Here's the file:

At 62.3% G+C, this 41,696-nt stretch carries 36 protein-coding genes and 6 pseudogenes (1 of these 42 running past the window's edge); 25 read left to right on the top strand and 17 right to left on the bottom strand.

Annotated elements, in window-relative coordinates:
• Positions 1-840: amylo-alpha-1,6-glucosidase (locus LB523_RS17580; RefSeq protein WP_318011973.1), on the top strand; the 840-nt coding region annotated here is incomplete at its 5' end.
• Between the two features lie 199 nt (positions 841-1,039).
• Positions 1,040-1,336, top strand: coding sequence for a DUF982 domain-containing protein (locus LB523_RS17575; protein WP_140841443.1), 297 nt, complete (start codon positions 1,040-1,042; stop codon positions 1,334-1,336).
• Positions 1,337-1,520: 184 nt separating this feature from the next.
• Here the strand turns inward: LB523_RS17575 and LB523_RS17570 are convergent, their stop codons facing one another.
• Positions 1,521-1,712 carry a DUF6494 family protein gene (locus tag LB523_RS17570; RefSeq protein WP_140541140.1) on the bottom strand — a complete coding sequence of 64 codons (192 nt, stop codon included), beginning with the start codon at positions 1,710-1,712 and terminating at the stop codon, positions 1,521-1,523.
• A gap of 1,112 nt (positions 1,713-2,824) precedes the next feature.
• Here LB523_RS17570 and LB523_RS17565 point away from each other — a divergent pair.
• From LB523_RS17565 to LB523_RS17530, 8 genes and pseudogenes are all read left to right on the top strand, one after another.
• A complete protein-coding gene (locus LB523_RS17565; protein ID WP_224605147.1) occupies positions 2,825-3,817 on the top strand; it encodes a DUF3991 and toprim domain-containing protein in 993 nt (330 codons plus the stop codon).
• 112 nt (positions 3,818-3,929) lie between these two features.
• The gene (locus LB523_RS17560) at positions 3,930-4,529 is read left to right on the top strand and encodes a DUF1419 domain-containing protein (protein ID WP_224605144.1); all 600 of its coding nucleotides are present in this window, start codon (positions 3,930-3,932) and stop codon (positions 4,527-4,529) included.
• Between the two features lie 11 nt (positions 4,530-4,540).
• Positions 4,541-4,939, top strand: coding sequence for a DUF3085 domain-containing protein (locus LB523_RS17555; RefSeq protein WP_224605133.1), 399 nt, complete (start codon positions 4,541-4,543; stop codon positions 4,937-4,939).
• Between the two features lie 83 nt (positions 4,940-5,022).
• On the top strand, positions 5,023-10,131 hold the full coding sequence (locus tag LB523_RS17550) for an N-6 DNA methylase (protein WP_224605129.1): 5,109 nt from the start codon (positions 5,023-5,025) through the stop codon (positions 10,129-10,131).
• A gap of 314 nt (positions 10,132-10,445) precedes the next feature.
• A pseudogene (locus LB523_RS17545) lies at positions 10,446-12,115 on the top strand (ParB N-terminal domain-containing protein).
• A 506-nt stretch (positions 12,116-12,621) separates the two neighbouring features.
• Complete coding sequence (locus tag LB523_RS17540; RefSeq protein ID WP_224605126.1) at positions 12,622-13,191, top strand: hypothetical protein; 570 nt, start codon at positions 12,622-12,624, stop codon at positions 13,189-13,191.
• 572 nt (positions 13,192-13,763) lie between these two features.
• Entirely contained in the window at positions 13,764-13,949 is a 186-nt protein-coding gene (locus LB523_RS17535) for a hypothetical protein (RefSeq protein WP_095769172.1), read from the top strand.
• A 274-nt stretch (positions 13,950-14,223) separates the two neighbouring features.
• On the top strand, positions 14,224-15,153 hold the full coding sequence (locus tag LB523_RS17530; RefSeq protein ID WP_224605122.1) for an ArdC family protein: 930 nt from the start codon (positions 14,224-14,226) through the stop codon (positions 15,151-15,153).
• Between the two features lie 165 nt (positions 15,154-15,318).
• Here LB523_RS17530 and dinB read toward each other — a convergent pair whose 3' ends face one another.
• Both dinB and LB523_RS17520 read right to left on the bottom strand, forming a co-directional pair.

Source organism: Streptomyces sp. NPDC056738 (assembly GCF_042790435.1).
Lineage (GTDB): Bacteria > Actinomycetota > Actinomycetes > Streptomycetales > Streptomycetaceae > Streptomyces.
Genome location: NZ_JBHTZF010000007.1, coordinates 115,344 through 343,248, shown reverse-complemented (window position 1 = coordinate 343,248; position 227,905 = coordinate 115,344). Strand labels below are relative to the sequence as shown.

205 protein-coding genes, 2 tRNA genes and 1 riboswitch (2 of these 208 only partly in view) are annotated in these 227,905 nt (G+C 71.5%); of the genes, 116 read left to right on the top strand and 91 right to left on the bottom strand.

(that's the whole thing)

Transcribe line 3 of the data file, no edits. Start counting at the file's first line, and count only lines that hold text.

• Positions 1-840: amylo-alpha-1,6-glucosidase (locus LB523_RS17580; RefSeq protein WP_318011973.1), on the top strand; the 840-nt coding region annotated here is incomplete at its 5' end.